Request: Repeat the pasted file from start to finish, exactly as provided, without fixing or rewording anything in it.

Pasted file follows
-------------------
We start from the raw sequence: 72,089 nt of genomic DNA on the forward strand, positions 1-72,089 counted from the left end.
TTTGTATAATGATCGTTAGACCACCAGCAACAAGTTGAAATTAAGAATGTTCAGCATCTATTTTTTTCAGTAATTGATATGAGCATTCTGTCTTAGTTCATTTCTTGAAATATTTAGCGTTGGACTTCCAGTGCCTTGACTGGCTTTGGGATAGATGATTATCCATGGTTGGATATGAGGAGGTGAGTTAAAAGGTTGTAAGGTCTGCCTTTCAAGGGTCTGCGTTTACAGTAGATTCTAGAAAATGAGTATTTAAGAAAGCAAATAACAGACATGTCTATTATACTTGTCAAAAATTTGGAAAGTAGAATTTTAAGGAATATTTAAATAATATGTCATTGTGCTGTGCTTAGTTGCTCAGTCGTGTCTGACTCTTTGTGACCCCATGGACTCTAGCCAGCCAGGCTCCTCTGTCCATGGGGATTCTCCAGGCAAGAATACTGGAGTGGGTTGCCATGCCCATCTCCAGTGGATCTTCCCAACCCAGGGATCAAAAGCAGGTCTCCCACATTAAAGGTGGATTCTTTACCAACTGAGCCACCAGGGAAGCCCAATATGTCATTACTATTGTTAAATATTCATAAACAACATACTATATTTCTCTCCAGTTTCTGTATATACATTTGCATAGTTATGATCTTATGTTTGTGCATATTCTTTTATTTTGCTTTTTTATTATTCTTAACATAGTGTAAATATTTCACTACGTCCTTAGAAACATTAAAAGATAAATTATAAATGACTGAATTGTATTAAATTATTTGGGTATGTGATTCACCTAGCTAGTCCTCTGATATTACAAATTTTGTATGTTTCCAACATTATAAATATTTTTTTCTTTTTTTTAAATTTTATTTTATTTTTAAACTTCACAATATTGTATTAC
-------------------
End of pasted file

We start from the raw sequence: 72,089 nt of genomic DNA on the forward strand, positions 1-72,089 counted from the left end.
TTTGTATAATGATCGTTAGACCACCAGCAACAAGTTGAAATTAAGAATGTTCAGCATCTATTTTTTTCAGTAATTGATATGAGCATTCTGTCTTAGTTCATTTCTTGAAATATTTAGCGTTGGACTTCCAGTGCCTTGACTGGCTTTGGGATAGATGATTATCCATGGTTGGATATGAGGAGGTGAGTTAAAAGGTTGTAAGGTCTGCCTTTCAAGGGTCTGCGTTTACAGTAGATTCTAGAAAATGAGTATTTAAGAAAGCAAATAACAGACATGTCTATTATACTTGTCAAAAATTTGGAAAGTAGAATTTTAAGGAATATTTAAATAATATGTCATTGTGCTGTGCTTAGTTGCTCAGTCGTGTCTGACTCTTTGTGACCCCATGGACTCTAGCCAGCCAGGCTCCTCTGTCCATGGGGATTCTCCAGGCAAGAATACTGGAGTGGGTTGCCATGCCCATCTCCAGTGGATCTTCCCAACCCAGGGATCAAAAGCAGGTCTCCCACATTAAAGGTGGATTCTTTACCAACTGAGCCACCAGGGAAGCCCAATATGTCATTACTATTGTTAAATATTCATAAACAACATACTATATTTCTCTCCAGTTTCTGTATATACATTTGCATAGTTATGATCTTATGTTTGTGCATATTCTTTTATTTTGCTTTTTTATTATTCTTAACATAGTGTAAATATTTCACTACGTCCTTAGAAACATTAAAAGATAAATTATAAATGACTGAATTGTATTAAATTATTTGGGTATGTGATTCACCTAGCTAGTCCTCTGATATTACAAATTTTGTATGTTTCCAACATTATAAATATTTTTTTCTTTTTTTTAAATTTTATTTTATTTTTAAACTTCACAATATTGTATTAC